There wasn’t a person or a dog, cat, even a mouse that didn’t adore Lacey. Yes, Lacey once rescued a mouse from our cat, cradling it in her mouth as she ran to save the wee mouse and set it free outside.
She loved dressing up and always had a signature flower on her collar and donned a fashionable scarf in the winter. Her brother, Paddington, was a Bichon Frise and required a jacket in the winter, so Lacey insisted on wearing something too. A scarf was our compromise. She wore it proudly.
Even the meanest of mean dogs knew that Lacey came in peace and they were good around her, much to their owners’ astonishment. Lacey was truly a special girl. She loved to swim; well, her version of swimming, which was mostly wading into the water. She was an office dog, never missing a day at the office. And she was a daily delight to the Tim Hortons drive thru servers as she regally sat in the back seat of our truck looking much like the Queen being escorted.
In the blink of an eye everything changed. She went to her routine grooming appointment (every six weeks) and the groomer noticed that her glands were swollen. I didn’t realize the seriousness of the situation and thought that meant a round of antibiotics. We had an appointment with her veterinarian the next day who immediately referred us to the Ontario Veterinary College in Guelph. We were able to get in the following day and were given the devastating news that Lacey had lymphoma and without chemotherapy treatment she would have four to six weeks to live. The decision was to either keep her comfortable for the six weeks or start chemotherapy that very same day. My head was spinning as I reeled from the news. She had not shown any signs of feeling unwell. I wasn’t ready to let her go. I wanted to take her and run and pretend this wasn’t happening. I made the decision to try chemotherapy and continue only as long as it wasn’t negatively impacting her quality of life. The treatment is not a cure, but she did participate in research to help future dogs combat, beat or hopefully avoid cancer altogether.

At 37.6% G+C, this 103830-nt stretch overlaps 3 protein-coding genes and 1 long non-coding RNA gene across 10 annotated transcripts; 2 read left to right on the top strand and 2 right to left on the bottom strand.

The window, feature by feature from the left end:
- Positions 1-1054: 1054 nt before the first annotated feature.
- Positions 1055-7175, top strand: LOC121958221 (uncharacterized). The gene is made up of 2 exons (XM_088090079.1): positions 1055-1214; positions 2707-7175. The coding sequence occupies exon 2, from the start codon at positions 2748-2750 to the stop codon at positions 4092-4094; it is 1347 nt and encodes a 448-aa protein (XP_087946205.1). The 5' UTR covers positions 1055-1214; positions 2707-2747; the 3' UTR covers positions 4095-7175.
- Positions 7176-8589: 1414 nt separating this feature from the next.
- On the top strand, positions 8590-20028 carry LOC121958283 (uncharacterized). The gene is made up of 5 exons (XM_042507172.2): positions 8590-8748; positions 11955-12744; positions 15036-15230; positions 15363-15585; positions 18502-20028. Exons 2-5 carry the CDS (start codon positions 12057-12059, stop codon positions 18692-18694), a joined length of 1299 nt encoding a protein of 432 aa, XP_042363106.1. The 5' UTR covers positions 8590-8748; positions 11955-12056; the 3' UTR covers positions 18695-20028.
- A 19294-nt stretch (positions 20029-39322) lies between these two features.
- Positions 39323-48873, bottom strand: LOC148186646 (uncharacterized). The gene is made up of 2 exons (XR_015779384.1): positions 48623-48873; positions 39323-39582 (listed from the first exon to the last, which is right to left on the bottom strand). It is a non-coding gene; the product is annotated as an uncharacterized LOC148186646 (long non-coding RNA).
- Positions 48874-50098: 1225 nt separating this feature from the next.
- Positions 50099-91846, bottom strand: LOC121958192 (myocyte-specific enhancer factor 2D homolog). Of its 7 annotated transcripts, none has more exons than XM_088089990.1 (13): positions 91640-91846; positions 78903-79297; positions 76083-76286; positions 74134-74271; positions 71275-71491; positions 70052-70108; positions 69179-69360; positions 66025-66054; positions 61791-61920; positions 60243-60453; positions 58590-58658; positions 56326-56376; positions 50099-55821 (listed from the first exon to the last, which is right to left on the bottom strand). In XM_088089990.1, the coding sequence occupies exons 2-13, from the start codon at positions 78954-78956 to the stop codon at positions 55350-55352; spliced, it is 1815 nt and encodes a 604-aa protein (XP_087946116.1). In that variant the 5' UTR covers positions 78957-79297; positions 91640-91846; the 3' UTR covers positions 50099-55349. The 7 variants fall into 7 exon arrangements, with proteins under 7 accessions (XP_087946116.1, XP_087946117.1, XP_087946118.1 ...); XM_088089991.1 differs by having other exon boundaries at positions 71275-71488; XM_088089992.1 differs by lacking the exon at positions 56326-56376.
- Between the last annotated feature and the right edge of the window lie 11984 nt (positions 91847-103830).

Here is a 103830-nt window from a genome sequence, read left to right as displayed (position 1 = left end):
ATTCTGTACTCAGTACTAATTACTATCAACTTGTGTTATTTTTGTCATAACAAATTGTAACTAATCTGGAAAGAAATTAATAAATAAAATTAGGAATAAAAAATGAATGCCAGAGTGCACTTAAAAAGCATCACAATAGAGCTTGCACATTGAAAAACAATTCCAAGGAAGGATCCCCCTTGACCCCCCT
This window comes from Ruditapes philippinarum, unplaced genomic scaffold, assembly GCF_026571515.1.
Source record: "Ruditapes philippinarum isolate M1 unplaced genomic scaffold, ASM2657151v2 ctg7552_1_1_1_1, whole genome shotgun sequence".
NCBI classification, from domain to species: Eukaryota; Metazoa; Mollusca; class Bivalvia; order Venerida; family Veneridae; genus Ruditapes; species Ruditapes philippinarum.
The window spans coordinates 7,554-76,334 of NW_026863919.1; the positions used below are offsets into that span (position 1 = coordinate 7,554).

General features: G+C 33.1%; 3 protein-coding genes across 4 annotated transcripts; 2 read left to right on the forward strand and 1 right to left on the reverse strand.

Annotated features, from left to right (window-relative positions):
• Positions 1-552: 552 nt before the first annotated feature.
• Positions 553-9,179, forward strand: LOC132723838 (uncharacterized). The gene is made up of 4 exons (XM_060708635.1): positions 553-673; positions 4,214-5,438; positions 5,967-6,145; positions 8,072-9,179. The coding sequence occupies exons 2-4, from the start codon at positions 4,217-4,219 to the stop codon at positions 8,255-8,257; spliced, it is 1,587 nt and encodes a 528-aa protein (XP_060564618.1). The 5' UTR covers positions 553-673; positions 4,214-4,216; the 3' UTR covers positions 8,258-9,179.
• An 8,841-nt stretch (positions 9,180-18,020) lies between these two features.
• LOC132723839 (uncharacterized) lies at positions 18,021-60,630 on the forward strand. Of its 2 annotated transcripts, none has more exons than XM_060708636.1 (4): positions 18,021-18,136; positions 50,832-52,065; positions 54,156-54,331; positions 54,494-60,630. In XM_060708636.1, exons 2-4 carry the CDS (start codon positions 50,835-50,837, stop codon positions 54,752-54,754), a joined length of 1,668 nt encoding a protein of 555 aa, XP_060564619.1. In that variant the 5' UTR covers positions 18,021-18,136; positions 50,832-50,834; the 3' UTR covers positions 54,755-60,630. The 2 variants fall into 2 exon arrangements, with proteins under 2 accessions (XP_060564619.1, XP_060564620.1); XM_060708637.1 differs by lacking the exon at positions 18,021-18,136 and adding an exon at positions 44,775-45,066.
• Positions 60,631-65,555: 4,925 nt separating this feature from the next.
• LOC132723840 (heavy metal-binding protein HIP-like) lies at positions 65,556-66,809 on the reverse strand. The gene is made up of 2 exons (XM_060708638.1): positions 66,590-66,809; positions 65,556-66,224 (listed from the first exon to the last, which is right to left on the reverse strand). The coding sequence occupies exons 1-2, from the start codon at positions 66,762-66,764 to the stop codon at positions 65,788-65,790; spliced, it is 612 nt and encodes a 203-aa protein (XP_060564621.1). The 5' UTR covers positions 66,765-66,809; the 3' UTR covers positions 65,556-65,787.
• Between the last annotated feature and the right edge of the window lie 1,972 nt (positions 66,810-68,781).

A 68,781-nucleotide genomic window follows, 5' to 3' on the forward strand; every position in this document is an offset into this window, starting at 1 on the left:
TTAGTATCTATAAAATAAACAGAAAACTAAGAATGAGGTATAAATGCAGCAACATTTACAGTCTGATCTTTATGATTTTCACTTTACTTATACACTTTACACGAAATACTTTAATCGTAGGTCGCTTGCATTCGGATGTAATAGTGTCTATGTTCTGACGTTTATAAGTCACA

Lacey handled the chemotherapy like a champ! During her course of treatment she never shied away from walking into the clinic. She pranced in and greeted everyone like they were her long lost friends. She knew the drill and that the receptionist always had a treat for her after her treatment. Some days she was tired after the treatment, and occasionally she was nauseous, but she had far more good days than bad days. One of her favourite days was when they filmed the OVC Pet Trust video, and she just knew that she was a star that day! She was so proud of herself.
I’m so grateful to her team of caregivers at OVC. It was so obvious how well she was treated by how happy she was to be there each and every time. I’m also grateful for the extra year I got to spend with my Lacey. A year filled with snuggles and swimming and hikes and Tim Hortons visits and going to the office everyday and playing with friends. Lacey touched the lives of so many people and I was honoured and privileged to have her as part of my family for 11 years and she will live on in my heart for the rest of my days.
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